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Why Hong Kong's a challenge for designer Sean Dix

What led you to interior design? “I started because I moved away from home when I was really young and ended up in southern California. I had an apartment to furnish and no money. Back then, if you went to the Salvation Army, the junk shops, you could find some pretty cool things. And this was before anybody was into design at all, including me. I just thought it was kind of neat stuff, and cheap. And it grew into an interest in furniture.”

Tell us about the Copine table, which you took to the recent Singapore Indesign event. “Copine is inspired by my favourite typology of furniture – anonymously designed furniture for factory workers, hospitals, police stations, elementary schools; designed thoughtfully by somebody with direct personal knowledge of materials and means of construction, and a deep suspicion of applied decoration. It’s an approach to design that is largely forgotten.”

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How did the collaboration with Sheung Wan’s Yardbird restaurant come about? “Through a series of coincidences, Yardbird was the first restaurant we did here. They saw some furniture I designed and wanted to buy it and we got talking. Then they said, ‘Wait a minute, your office is right around the corner from this new restaurant we’re opening.’ So we agreed to meet and hit it off. The rest is history. We ended up doing more than just the furniture.”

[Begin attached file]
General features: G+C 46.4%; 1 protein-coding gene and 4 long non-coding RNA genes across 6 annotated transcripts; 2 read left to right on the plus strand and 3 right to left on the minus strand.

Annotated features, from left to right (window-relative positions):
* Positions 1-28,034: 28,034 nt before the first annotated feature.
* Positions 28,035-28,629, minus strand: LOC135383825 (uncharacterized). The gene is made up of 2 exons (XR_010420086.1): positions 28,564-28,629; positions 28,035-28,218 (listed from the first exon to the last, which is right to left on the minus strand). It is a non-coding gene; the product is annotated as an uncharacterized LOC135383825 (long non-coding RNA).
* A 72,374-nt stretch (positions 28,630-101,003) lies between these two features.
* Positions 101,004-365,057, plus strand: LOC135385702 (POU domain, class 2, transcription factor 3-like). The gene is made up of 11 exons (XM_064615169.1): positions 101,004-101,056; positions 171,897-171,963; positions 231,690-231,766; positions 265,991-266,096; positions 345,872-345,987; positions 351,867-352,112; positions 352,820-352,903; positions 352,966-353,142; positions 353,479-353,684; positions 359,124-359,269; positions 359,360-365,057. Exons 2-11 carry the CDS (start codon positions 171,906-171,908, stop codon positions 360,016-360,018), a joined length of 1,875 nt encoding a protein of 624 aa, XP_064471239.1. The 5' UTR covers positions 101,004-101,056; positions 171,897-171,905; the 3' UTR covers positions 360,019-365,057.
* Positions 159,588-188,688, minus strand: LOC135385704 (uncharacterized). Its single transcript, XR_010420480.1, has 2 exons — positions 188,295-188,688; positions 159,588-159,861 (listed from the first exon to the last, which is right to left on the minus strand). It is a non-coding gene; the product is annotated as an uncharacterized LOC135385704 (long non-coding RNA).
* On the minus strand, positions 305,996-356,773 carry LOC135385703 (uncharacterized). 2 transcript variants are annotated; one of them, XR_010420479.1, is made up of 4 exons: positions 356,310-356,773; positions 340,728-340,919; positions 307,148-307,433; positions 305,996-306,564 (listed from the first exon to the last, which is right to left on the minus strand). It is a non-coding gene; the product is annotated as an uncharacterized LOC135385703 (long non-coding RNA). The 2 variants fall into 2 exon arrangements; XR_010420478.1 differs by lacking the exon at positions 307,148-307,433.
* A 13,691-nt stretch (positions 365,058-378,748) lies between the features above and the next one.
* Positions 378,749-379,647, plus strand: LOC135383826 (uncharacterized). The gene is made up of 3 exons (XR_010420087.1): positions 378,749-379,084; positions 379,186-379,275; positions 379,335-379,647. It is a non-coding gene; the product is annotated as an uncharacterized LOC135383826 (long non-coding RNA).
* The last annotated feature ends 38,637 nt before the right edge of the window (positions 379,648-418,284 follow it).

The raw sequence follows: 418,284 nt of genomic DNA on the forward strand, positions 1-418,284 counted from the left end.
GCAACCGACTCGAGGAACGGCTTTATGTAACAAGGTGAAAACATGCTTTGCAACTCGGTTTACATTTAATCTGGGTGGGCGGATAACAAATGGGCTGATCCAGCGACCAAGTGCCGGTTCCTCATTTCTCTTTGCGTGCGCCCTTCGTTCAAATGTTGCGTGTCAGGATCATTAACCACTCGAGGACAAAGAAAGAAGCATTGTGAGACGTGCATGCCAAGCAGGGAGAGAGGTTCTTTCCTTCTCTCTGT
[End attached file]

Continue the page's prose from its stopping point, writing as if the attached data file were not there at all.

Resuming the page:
Describe one of your favourite projects.“Asking about favourite projects is like asking about favourite children. Designing the public restrooms for the IFC was an interesting challenge. When we started the project, we thought we’d improve things by giving people more space, making it more comfortable. First thing they said to us was, ‘Are you out of your mind? We want those to be as small as possible, so we can get more in there, and people can use them more quickly.’

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“We misunderstood the market com­pletely. One cool thing we did with the rest­rooms was to have a big push plate that has light around it. So when the cubicle is free, it’s illuminated. You can immediately tell which ones are available. It’s very functional and it looks really cool.”

What’s the biggest challenge of working in Hong Kong? “Perhaps the uncontrolled rents and short leases. One can rarely safely invest in design for the long term or count on stability because in a couple of years the landlord will, almost without exception, jack the rent up to an unsustainable level. I predict that this is going to crush Hong Kong’s creativity if left unrestrained.”